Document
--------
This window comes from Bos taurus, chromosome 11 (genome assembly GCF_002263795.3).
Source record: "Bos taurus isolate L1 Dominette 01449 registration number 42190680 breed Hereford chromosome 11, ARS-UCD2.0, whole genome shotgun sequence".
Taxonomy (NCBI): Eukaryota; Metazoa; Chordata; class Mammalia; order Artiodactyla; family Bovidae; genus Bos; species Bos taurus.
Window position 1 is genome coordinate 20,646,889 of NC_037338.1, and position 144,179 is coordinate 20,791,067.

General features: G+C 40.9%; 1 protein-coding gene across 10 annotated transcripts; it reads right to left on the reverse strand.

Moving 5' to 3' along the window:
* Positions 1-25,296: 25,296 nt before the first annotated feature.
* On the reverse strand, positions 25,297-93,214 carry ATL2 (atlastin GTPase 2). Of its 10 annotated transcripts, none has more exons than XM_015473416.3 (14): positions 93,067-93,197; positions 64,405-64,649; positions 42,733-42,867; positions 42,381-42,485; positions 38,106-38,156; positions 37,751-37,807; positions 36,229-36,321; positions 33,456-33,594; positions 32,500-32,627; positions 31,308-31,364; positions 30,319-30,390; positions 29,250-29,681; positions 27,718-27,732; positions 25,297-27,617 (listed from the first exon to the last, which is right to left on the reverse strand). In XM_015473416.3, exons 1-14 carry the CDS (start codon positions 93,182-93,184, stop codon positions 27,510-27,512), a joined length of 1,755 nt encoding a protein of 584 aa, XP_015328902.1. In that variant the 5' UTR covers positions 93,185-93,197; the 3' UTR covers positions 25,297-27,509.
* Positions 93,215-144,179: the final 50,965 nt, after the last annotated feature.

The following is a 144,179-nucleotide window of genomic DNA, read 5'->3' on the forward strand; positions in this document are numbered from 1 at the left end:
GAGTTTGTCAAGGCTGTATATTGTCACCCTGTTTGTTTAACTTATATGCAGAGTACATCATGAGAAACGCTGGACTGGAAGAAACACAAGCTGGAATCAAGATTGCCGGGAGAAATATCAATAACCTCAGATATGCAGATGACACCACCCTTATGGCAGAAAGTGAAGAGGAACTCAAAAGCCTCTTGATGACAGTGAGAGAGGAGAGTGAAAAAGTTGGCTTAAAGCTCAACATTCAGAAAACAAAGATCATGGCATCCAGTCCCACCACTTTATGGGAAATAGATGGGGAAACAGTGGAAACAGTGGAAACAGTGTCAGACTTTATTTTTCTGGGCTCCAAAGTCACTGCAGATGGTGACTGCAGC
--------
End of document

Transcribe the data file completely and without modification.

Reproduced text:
This window comes from Bos taurus, chromosome 11 (genome assembly GCF_002263795.3).
Source record: "Bos taurus isolate L1 Dominette 01449 registration number 42190680 breed Hereford chromosome 11, ARS-UCD2.0, whole genome shotgun sequence".
Taxonomy (NCBI): Eukaryota; Metazoa; Chordata; class Mammalia; order Artiodactyla; family Bovidae; genus Bos; species Bos taurus.
Window position 1 is genome coordinate 20,646,889 of NC_037338.1, and position 144,179 is coordinate 20,791,067.

General features: G+C 40.9%; 1 protein-coding gene across 10 annotated transcripts; it reads right to left on the reverse strand.

Moving 5' to 3' along the window:
* Positions 1-25,296: 25,296 nt before the first annotated feature.
* On the reverse strand, positions 25,297-93,214 carry ATL2 (atlastin GTPase 2). Of its 10 annotated transcripts, none has more exons than XM_015473416.3 (14): positions 93,067-93,197; positions 64,405-64,649; positions 42,733-42,867; positions 42,381-42,485; positions 38,106-38,156; positions 37,751-37,807; positions 36,229-36,321; positions 33,456-33,594; positions 32,500-32,627; positions 31,308-31,364; positions 30,319-30,390; positions 29,250-29,681; positions 27,718-27,732; positions 25,297-27,617 (listed from the first exon to the last, which is right to left on the reverse strand). In XM_015473416.3, exons 1-14 carry the CDS (start codon positions 93,182-93,184, stop codon positions 27,510-27,512), a joined length of 1,755 nt encoding a protein of 584 aa, XP_015328902.1. In that variant the 5' UTR covers positions 93,185-93,197; the 3' UTR covers positions 25,297-27,509.
* Positions 93,215-144,179: the final 50,965 nt, after the last annotated feature.

The following is a 144,179-nucleotide window of genomic DNA, read 5'->3' on the forward strand; positions in this document are numbered from 1 at the left end:
GAGTTTGTCAAGGCTGTATATTGTCACCCTGTTTGTTTAACTTATATGCAGAGTACATCATGAGAAACGCTGGACTGGAAGAAACACAAGCTGGAATCAAGATTGCCGGGAGAAATATCAATAACCTCAGATATGCAGATGACACCACCCTTATGGCAGAAAGTGAAGAGGAACTCAAAAGCCTCTTGATGACAGTGAGAGAGGAGAGTGAAAAAGTTGGCTTAAAGCTCAACATTCAGAAAACAAAGATCATGGCATCCAGTCCCACCACTTTATGGGAAATAGATGGGGAAACAGTGGAAACAGTGGAAACAGTGTCAGACTTTATTTTTCTGGGCTCCAAAGTCACTGCAGATGGTGACTGCAGC